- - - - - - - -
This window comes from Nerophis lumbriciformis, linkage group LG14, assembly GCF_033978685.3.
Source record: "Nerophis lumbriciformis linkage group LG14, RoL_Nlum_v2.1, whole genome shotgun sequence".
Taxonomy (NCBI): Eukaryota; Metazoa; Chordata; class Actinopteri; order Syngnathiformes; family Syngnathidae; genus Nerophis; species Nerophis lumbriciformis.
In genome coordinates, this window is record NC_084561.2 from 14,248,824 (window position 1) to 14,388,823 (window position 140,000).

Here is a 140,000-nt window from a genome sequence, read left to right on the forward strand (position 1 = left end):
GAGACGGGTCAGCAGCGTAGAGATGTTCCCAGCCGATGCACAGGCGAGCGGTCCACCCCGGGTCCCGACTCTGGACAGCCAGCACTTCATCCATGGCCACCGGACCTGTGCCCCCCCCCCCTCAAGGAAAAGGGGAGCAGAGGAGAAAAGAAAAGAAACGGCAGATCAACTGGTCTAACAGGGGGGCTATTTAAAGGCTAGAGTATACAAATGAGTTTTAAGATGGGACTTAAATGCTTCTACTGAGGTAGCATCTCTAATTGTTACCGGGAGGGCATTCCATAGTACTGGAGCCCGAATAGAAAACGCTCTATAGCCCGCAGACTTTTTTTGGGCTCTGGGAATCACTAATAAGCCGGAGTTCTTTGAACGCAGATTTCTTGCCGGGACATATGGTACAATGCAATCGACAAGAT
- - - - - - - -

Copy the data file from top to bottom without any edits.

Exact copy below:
This window comes from Nerophis lumbriciformis, linkage group LG14, assembly GCF_033978685.3.
Source record: "Nerophis lumbriciformis linkage group LG14, RoL_Nlum_v2.1, whole genome shotgun sequence".
Taxonomy (NCBI): Eukaryota; Metazoa; Chordata; class Actinopteri; order Syngnathiformes; family Syngnathidae; genus Nerophis; species Nerophis lumbriciformis.
In genome coordinates, this window is record NC_084561.2 from 14,248,824 (window position 1) to 14,388,823 (window position 140,000).

Here is a 140,000-nt window from a genome sequence, read left to right on the forward strand (position 1 = left end):
GAGACGGGTCAGCAGCGTAGAGATGTTCCCAGCCGATGCACAGGCGAGCGGTCCACCCCGGGTCCCGACTCTGGACAGCCAGCACTTCATCCATGGCCACCGGACCTGTGCCCCCCCCCCCTCAAGGAAAAGGGGAGCAGAGGAGAAAAGAAAAGAAACGGCAGATCAACTGGTCTAACAGGGGGGCTATTTAAAGGCTAGAGTATACAAATGAGTTTTAAGATGGGACTTAAATGCTTCTACTGAGGTAGCATCTCTAATTGTTACCGGGAGGGCATTCCATAGTACTGGAGCCCGAATAGAAAACGCTCTATAGCCCGCAGACTTTTTTTGGGCTCTGGGAATCACTAATAAGCCGGAGTTCTTTGAACGCAGATTTCTTGCCGGGACATATGGTACAATGCAATCGACAAGAT